In Defense of Food: An Eater’s Manifesto, published by Penguin Press and written by Michael Pollan addresses the fact that we truly are what we eat.
And what we eat can be a cause of health problems or can benefit us with great health.
Pollan begin In Defense of Food by delving in to the history of how nutrition and compounds in food where discovered. In the early 19th century, an English doctor, William Prout, identified protein, fat, and carbohydrates are three components of foods. Not longer after, renowned German scientist, Just von Lebig, adding to Prout’s work by discovering minerals in foods and how food becomes energy our bodies use. It was not, however, until 1912 that Casimir Fund added the missing link by identifying vitamins in the foods we eat.
Back in 1912, people ate very healthy food. It was grown in gardens, often in the home’s kitchen garden, and the person eating it knew how it had been grown. Staples were flour, salt, a few seasonings, butter, flour, corn meal, and sugar. Today, the labels of our foods are so complex that even when read, we don’t understand what those things we can’t pronounce are and why they are in our food.
The government regulations concerning what can be contained in our foods and considered nutrients has changed our foods from whole foods to consumables that have who-knows-what inside them. Pollan advocates in In Defense of Food that we must strive to know what is in our food and avoid added sugar and added fats, no matter what name they may be hidden under on the label. He advocates avoiding refined carbohydrates of all kinds because they are tied directly to development of disorders such as heart disease, diabetes, and even some forms of cancer.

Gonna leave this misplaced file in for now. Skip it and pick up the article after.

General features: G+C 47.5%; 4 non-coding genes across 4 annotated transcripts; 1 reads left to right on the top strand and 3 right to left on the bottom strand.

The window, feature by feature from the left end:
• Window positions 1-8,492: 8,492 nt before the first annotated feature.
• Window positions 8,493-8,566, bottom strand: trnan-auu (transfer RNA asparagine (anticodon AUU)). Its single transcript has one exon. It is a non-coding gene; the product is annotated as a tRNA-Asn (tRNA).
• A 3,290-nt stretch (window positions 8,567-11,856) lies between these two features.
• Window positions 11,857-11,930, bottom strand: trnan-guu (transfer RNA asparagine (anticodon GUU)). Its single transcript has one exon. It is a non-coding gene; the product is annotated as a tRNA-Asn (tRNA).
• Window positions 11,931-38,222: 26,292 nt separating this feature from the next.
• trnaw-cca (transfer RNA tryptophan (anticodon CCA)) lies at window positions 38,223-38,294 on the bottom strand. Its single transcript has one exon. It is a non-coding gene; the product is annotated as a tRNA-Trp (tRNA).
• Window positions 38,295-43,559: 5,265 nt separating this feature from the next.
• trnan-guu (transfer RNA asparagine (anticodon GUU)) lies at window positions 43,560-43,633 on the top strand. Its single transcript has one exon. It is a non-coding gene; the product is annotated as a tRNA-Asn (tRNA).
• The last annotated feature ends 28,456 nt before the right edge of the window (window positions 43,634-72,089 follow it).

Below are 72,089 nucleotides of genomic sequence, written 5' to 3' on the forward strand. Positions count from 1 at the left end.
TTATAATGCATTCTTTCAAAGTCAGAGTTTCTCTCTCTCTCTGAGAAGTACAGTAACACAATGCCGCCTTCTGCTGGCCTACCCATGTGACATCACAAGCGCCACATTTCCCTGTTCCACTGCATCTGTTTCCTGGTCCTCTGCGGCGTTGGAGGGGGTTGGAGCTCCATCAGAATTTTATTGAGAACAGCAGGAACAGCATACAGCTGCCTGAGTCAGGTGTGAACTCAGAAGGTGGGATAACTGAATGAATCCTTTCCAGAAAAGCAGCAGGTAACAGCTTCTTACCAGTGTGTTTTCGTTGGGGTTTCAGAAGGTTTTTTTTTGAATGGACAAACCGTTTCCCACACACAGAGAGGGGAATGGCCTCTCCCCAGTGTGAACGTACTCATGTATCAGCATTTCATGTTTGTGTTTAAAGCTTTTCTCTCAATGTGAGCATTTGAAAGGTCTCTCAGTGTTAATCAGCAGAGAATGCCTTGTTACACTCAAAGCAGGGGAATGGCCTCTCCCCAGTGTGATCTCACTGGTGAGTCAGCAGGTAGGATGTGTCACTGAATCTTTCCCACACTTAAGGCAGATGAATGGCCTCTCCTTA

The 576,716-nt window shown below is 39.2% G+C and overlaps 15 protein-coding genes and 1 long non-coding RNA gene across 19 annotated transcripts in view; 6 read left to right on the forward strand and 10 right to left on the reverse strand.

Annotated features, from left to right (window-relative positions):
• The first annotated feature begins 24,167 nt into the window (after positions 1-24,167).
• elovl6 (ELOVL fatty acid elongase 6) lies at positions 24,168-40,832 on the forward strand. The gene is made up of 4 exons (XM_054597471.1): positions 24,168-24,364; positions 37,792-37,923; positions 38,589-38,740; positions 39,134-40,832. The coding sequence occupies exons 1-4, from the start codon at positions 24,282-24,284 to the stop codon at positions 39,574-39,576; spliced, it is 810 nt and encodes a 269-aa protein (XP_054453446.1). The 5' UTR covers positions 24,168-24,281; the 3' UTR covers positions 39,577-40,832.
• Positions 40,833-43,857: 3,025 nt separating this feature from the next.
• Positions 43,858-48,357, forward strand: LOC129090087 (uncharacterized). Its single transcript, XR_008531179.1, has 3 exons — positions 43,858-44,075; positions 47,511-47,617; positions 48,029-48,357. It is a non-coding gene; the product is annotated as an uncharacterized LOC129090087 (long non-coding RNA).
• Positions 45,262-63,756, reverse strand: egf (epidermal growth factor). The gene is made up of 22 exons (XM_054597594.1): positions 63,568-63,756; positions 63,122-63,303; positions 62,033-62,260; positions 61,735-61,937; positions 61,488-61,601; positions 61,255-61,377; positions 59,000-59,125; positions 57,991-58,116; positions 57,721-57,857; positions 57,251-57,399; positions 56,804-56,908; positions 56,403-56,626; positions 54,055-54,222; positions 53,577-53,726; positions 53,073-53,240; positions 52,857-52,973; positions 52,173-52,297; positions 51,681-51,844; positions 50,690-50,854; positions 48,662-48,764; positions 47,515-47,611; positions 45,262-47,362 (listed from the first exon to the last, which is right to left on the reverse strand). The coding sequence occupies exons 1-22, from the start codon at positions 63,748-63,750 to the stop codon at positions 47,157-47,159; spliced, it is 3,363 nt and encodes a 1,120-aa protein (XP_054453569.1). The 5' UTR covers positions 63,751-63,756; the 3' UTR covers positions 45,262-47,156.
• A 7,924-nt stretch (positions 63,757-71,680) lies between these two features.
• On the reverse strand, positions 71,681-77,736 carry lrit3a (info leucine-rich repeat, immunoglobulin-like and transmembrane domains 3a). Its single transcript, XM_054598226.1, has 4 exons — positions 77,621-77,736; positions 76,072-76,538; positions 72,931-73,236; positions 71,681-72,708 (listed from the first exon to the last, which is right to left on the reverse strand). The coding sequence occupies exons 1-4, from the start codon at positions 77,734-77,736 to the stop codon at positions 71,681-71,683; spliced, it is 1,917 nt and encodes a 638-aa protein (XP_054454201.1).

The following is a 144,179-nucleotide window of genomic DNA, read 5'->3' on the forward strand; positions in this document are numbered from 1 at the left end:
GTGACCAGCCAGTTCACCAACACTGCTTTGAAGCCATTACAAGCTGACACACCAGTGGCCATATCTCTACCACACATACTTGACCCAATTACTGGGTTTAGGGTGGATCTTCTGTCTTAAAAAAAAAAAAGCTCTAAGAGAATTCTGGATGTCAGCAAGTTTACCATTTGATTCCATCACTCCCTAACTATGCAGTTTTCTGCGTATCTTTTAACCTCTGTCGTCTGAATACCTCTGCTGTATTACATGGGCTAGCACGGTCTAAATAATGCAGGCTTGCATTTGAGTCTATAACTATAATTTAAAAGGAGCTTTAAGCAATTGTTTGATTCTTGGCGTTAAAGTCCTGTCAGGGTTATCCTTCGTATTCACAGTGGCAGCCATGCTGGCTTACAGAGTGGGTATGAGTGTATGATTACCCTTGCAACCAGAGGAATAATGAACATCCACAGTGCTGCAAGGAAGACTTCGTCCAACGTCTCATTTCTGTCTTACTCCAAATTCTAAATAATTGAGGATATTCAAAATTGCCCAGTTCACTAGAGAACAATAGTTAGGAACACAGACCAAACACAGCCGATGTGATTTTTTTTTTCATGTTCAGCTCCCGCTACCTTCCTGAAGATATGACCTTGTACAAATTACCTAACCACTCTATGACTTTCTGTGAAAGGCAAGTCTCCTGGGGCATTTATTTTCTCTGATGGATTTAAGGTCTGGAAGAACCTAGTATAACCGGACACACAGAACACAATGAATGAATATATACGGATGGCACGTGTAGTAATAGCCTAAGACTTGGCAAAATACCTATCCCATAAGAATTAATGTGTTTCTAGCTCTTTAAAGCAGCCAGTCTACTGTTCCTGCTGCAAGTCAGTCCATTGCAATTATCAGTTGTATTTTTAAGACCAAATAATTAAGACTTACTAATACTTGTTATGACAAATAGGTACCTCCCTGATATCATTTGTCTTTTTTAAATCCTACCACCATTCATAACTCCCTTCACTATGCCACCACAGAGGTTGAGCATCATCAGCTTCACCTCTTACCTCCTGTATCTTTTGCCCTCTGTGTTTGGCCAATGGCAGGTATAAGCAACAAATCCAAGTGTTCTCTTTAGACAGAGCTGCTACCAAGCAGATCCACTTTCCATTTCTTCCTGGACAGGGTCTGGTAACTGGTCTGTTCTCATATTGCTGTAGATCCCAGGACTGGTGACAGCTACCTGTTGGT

The best part of In Defense of Food: An Eater’s Manifesto is that Michael Pollan offers practical solutions to help a person learn how to eat a diet of natural foods that do not contain all the bad stuff so many foods do. Sure, you aren’t going to be popping as many meals in the microwave, but then is that small time savings really worth dying over at an early age? I don’t think so.
There are so many books out there that suggest you eat this way or that way and they all suggest conflicting practices. Pollan’s In Defense of Food is just the latest of his many books about food, and I find his work very consistent and believable. It is also, once you read and understand it, simply a matter of learning how to eat a common sense diet as did the people in prior generations who ate food instead of strangely named food additives and processed nutrients.
I recommend In Defense of Food: An Eater’s Manifesto by Michael Pollan to everyone. Americans are becoming too fat and that is a proven fact. Even our children are becoming fat and even obese. Disease is on the climb in all age groups. By learning how to eat foods that should go into our bodies rather than eating food lacking any form of nutritional merit, we can easily change bad eating habits into a healthy eating pattern which may promote weight lose without even trying. You will feel better and perhaps also find the motivation to get some exercise to really get in good health.